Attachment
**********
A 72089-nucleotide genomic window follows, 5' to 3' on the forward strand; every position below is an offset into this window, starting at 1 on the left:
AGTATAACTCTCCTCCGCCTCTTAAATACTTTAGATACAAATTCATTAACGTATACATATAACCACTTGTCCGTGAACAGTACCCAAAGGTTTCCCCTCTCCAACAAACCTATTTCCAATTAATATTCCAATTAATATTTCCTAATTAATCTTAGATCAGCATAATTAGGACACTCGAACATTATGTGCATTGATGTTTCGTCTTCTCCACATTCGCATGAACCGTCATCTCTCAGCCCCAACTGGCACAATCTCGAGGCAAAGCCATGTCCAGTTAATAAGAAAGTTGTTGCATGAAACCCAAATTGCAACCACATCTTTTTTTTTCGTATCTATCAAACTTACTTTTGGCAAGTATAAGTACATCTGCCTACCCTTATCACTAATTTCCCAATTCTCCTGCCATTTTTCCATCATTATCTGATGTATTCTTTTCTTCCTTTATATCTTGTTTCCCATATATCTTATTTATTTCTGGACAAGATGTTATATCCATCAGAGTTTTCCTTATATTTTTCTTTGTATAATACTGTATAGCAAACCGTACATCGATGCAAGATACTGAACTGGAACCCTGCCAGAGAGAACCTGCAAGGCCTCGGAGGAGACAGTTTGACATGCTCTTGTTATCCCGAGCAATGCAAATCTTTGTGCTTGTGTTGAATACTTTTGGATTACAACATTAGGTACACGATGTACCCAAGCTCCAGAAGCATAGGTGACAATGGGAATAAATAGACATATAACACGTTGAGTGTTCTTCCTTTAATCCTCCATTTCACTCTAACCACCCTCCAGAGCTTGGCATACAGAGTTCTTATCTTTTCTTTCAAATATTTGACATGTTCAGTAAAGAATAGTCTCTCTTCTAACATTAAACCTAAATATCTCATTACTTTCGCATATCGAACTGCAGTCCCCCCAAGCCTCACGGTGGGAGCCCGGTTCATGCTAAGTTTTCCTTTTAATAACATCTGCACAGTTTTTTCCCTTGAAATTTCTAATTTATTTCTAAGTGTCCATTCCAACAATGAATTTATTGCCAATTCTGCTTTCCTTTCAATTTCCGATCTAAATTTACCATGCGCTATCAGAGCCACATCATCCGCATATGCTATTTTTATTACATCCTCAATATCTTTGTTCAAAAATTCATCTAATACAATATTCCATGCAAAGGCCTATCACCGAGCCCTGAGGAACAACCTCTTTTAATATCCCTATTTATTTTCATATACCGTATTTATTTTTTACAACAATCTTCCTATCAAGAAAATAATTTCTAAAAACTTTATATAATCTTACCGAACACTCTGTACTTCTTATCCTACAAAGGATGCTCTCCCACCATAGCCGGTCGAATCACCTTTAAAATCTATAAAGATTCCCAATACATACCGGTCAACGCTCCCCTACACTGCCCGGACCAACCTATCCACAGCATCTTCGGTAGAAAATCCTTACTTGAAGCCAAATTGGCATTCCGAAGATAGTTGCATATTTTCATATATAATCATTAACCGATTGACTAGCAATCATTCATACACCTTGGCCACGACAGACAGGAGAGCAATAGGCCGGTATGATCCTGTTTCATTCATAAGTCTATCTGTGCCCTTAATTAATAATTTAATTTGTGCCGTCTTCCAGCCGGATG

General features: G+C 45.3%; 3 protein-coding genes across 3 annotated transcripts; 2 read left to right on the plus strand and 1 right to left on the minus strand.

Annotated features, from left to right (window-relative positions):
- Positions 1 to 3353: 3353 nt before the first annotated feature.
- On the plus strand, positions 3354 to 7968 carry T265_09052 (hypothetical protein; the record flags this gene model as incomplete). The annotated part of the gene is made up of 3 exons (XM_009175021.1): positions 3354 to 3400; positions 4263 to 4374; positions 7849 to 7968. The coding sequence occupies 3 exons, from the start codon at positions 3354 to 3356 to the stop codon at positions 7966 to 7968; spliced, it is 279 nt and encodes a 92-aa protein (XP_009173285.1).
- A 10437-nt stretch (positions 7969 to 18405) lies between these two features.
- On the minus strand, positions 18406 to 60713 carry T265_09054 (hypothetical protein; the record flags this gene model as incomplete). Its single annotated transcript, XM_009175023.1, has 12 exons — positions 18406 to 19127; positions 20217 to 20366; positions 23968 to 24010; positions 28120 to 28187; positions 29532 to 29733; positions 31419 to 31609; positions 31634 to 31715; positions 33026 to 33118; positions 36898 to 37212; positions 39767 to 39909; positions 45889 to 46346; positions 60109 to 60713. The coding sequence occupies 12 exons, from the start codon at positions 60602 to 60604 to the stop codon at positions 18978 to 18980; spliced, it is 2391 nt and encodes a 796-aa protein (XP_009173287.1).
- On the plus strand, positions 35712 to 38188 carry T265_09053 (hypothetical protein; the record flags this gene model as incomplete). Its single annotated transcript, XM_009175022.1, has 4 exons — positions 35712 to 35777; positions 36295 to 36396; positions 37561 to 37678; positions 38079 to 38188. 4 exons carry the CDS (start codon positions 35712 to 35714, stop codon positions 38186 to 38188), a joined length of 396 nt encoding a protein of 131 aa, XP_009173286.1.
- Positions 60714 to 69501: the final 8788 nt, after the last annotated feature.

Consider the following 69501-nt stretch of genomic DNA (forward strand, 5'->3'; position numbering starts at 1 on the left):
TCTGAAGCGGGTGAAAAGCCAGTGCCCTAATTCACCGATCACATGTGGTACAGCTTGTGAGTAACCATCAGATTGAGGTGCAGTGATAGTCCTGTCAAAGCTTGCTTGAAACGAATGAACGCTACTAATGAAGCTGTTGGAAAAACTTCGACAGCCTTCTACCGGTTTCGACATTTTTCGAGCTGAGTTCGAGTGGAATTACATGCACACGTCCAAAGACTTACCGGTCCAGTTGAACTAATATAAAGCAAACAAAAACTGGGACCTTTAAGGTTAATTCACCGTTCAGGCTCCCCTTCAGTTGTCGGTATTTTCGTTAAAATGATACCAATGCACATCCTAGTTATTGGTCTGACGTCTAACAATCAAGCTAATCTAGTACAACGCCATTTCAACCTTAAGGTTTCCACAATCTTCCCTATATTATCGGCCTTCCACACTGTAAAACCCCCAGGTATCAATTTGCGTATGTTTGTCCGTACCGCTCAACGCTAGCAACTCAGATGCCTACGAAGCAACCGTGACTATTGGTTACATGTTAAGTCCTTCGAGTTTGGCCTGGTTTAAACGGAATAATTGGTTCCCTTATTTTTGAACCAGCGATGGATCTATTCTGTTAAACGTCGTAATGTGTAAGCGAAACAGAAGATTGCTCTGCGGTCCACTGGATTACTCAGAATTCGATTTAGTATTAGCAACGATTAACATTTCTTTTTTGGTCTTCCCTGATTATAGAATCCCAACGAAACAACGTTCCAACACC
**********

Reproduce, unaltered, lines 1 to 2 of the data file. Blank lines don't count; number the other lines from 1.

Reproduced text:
A 72089-nucleotide genomic window follows, 5' to 3' on the forward strand; every position below is an offset into this window, starting at 1 on the left:
AGTATAACTCTCCTCCGCCTCTTAAATACTTTAGATACAAATTCATTAACGTATACATATAACCACTTGTCCGTGAACAGTACCCAAAGGTTTCCCCTCTCCAACAAACCTATTTCCAATTAATATTCCAATTAATATTTCCTAATTAATCTTAGATCAGCATAATTAGGACACTCGAACATTATGTGCATTGATGTTTCGTCTTCTCCACATTCGCATGAACCGTCATCTCTCAGCCCCAACTGGCACAATCTCGAGGCAAAGCCATGTCCAGTTAATAAGAAAGTTGTTGCATGAAACCCAAATTGCAACCACATCTTTTTTTTTCGTATCTATCAAACTTACTTTTGGCAAGTATAAGTACATCTGCCTACCCTTATCACTAATTTCCCAATTCTCCTGCCATTTTTCCATCATTATCTGATGTATTCTTTTCTTCCTTTATATCTTGTTTCCCATATATCTTATTTATTTCTGGACAAGATGTTATATCCATCAGAGTTTTCCTTATATTTTTCTTTGTATAATACTGTATAGCAAACCGTACATCGATGCAAGATACTGAACTGGAACCCTGCCAGAGAGAACCTGCAAGGCCTCGGAGGAGACAGTTTGACATGCTCTTGTTATCCCGAGCAATGCAAATCTTTGTGCTTGTGTTGAATACTTTTGGATTACAACATTAGGTACACGATGTACCCAAGCTCCAGAAGCATAGGTGACAATGGGAATAAATAGACATATAACACGTTGAGTGTTCTTCCTTTAATCCTCCATTTCACTCTAACCACCCTCCAGAGCTTGGCATACAGAGTTCTTATCTTTTCTTTCAAATATTTGACATGTTCAGTAAAGAATAGTCTCTCTTCTAACATTAAACCTAAATATCTCATTACTTTCGCATATCGAACTGCAGTCCCCCCAAGCCTCACGGTGGGAGCCCGGTTCATGCTAAGTTTTCCTTTTAATAACATCTGCACAGTTTTTTCCCTTGAAATTTCTAATTTATTTCTAAGTGTCCATTCCAACAATGAATTTATTGCCAATTCTGCTTTCCTTTCAATTTCCGATCTAAATTTACCATGCGCTATCAGAGCCACATCATCCGCATATGCTATTTTTATTACATCCTCAATATCTTTGTTCAAAAATTCATCTAATACAATATTCCATGCAAAGGCCTATCACCGAGCCCTGAGGAACAACCTCTTTTAATATCCCTATTTATTTTCATATACCGTATTTATTTTTTACAACAATCTTCCTATCAAGAAAATAATTTCTAAAAACTTTATATAATCTTACCGAACACTCTGTACTTCTTATCCTACAAAGGATGCTCTCCCACCATAGCCGGTCGAATCACCTTTAAAATCTATAAAGATTCCCAATACATACCGGTCAACGCTCCCCTACACTGCCCGGACCAACCTATCCACAGCATCTTCGGTAGAAAATCCTTACTTGAAGCCAAATTGGCATTCCGAAGATAGTTGCATATTTTCATATATAATCATTAACCGATTGACTAGCAATCATTCATACACCTTGGCCACGACAGACAGGAGAGCAATAGGCCGGTATGATCCTGTTTCATTCATAAGTCTATCTGTGCCCTTAATTAATAATTTAATTTGTGCCGTCTTCCAGCCGGATG